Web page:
Flashlights on the neo-nazi march in Budapest in February, Orbán’s speech on the nation, the attack on the academy of sciences and the ongoing protests in Hungary.
300 neonazis marched in the streets of Budapest. Every year in early February neo-Nazis coming from Hungary, Germany and Austria, as well as from other neighbouring countries (e.g. Ukraine, Slovakia, Romania, Serbia) are celebrating the „breakthrough” of German and Hungarian forces on February 11, 1945 from the city of Budapest, which was surrounded by Soviet troops on all sides. In December 1944 two Soviet peace parliamentarians were killed when they were trying to convey an ultimatum. The siege of Budapest lasted 64 days and was one of the bloodiest encounters of the war.
Budapest anti-Fascist groups went out to protest against the so-called „Day of Honor” on 9 February near the Castle district at Széll Kálmán Square, renamed some years ago from Moscow Square. There were about 150 mainly young people, holding red flags, many of them being allies of the Workers Party of Hungary 2006. This year, the neofascists were banned from gathering in the Buda Castle district, because since the beginning of this year it has been a new governmental area with Orbán’s office. The same site, the infamous Governor Horthy`s office and the most important ministries were in the inter world war period. Recently the ruling goverment passed a law to limit the demonstrations in front its offices and residences.
The neo-Nazi groups, with about 300 Hungarian and foreign participants claiming were dressed in black, in SS uniforms and with swastikas. The foreigners looked happy because they are forbidden to hold such neofascist demonstrations in their respective home country. This phenomenon is another brilliant example of the right wing shift of the Hungarian political life. It is also an alarming and dangerous development in Hungary that the ruling Fidesz encourages to produce falsified accounts of our history from a far right perspective. On top of that it is sad to see that neither of the parliamentary opposition parties supported the antifascist demonstrations. The most significant negative development, however is that the democratic opposition parties are accepting the previously hard-core far-right Jobbik party as „their partner” while Attila Vajnai`s Workers Party being a Communist is excluded from the anti-Orbán coalition.
Orban’s Populist Rhetoric Ramped Up
The venue of the 18th State of Nation Address of PM Viktor Orbán was for the first time hermetically closed for the public, it was surrounded by heavy blocks of concrete, covered by black canvas. An all-opposition demonstration was organized with about 1,000 people against Orbán`s dictatorship in front of János Áder’s, State President’s Office in the Castle.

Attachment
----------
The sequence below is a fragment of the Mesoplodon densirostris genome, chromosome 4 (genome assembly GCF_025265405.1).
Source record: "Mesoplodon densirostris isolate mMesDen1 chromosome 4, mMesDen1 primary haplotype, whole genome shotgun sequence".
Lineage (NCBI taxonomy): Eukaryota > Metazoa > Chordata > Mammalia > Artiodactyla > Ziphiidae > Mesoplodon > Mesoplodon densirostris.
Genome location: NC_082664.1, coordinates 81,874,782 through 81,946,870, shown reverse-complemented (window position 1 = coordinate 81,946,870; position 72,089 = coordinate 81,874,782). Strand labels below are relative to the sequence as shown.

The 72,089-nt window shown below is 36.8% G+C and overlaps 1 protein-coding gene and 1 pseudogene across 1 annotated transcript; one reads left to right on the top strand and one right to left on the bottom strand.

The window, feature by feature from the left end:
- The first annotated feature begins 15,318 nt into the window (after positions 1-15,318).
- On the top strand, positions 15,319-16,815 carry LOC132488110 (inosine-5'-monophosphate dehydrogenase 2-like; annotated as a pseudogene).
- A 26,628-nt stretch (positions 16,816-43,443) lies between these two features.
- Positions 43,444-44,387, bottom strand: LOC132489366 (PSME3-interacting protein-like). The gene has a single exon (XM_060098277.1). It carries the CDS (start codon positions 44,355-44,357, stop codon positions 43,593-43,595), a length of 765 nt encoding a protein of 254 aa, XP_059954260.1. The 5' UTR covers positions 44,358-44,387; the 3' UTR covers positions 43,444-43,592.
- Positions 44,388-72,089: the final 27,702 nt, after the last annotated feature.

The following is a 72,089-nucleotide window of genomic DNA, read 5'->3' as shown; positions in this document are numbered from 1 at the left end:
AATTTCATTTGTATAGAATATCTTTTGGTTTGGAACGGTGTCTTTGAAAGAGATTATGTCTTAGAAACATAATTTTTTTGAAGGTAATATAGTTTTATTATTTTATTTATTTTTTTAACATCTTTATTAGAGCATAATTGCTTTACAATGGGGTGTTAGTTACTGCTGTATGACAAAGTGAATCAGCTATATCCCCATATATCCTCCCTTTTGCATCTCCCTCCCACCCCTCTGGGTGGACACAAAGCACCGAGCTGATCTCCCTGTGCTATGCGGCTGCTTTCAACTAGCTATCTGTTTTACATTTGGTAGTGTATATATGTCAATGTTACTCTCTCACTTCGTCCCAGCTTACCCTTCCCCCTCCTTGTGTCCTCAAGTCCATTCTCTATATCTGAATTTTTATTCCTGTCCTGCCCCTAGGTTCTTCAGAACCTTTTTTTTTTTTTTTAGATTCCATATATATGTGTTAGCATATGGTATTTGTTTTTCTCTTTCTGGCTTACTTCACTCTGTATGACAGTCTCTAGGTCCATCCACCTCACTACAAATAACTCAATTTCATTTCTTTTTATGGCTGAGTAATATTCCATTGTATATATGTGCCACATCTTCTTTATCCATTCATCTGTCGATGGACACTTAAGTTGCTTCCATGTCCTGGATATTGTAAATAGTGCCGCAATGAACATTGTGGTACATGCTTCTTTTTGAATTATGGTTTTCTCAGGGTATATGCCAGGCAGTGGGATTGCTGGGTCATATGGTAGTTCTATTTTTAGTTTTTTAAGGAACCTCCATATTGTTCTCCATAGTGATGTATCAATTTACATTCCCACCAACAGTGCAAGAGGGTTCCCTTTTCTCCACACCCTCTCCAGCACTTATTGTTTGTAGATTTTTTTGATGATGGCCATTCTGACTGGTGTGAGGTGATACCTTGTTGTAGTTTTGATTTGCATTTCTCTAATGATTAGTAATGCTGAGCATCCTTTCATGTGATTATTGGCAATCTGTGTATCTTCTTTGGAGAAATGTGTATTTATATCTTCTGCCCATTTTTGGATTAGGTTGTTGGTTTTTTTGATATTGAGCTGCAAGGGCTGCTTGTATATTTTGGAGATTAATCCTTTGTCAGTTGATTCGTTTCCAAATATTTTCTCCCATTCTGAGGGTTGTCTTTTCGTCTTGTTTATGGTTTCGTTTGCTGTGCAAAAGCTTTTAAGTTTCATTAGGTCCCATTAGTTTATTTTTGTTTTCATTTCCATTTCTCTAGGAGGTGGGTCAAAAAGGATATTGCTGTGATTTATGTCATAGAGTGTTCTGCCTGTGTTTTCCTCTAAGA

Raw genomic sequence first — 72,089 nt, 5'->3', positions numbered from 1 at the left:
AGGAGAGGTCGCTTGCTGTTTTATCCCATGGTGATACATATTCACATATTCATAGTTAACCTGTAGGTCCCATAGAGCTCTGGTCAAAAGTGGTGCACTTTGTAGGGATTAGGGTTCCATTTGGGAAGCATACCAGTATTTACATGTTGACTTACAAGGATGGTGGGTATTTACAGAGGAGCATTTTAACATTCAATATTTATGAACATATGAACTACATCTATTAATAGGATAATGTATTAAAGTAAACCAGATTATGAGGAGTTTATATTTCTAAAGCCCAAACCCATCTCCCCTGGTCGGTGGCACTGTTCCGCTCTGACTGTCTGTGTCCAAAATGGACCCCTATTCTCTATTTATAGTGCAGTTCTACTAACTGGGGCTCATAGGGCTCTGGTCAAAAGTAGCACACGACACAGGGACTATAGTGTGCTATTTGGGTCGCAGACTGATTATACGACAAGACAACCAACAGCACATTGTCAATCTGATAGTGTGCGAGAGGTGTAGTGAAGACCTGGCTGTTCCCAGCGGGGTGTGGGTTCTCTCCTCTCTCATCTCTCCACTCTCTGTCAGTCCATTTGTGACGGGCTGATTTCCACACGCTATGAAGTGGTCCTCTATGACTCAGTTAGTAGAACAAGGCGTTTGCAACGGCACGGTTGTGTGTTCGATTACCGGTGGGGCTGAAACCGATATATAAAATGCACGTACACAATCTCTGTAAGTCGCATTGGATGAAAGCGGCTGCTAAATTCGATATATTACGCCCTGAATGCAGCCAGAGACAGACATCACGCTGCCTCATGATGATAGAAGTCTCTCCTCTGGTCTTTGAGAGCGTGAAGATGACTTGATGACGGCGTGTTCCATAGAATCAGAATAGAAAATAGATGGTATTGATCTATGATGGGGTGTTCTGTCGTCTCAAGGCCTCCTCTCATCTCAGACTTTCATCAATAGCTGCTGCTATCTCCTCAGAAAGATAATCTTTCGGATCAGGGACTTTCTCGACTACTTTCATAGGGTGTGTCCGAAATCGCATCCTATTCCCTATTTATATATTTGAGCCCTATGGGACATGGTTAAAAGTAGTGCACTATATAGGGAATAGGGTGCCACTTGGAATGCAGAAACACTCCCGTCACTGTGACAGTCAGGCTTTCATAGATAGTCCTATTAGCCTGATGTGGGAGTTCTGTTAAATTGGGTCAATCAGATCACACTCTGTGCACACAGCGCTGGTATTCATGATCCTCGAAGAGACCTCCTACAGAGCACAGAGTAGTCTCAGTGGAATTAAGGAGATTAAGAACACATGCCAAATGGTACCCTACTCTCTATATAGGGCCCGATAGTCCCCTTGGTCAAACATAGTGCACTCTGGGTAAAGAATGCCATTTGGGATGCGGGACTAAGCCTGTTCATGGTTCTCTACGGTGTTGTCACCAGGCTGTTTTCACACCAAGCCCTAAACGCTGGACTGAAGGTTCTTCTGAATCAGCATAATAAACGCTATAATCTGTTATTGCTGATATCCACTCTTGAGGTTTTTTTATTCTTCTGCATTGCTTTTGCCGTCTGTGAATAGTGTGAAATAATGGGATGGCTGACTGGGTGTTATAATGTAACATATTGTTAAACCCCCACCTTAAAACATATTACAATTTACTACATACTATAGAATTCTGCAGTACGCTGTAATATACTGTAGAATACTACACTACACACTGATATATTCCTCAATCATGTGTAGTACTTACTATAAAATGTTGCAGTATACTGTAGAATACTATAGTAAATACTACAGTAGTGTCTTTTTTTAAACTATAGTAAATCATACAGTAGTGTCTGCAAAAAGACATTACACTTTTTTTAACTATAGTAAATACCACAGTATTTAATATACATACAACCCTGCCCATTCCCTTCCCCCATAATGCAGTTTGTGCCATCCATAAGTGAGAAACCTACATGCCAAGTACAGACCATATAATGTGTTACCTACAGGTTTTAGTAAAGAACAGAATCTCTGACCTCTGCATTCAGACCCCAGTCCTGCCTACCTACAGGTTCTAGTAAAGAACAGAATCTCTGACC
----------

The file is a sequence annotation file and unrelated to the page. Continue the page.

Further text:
Well in advance of Orbán’s speech it was clear that a new political situation is emerging in Hungary before the upcoming European Parliament Elections. It was not a surprise that Orbán had ramped up his populist rhetoric claiming that Hungary is the last resort to fight against the „islamization” of Europe. Orbán called the Hungarian opposition as „a bunch of pro-immigration politicians who are kept on a respirator by George Soros and the EU bureaucrats”. His rhetoric might strengthen the hand of those calling for Orbán’s right wing populist party Fidesz to be ousted from the European People’s Party. (Orban`s policy of 7 points on family, women, mothercare needs a more lentghy explanation, which takes more time and they are full of contradictions, which would deserve a separete article).
Academic Freedom Under Attack
Orbán’s rule becomes increasingly unpredictable. More and more people are asking, are the intellectuals the academicians the new enemy?
It all started with raising the retirement age for professors to 65, salary cuts, and by the appointments of university chancellors. The task of these government officials was to supervise not only financially but the daily life of universities. Students and teachers were protesting together on the streets of Budapest: "Free Country, Free University." The regime reacted with forced retirements, firing, and intimidations. Students are afraid that because of a Facebook comment, or a photograph taken at a protest they will not be able to make their exam, etc.
The next big step was the attack and expulsion of the Central European University. To make it clear, the government founded a narrative of a university as the main enemy of Hungary. The newest enemy is the Hungarian Academy of Sciences (MTA). The goal is to significantly cut the modest budget and to assign the independent scientific body to a minister. This would mean the disappearance of several prominent scientific institutes.
Demonstrators surrounded the reputable Budapest building, holding books in protest (see picture) while the presidency of MTA discussed the topic. The scholarly body will boycott the plan. The long term result cannot be judged today. The question is; what comes next? Orbán`s autocratic system less and less tolerates the autonomous institutions and individuals.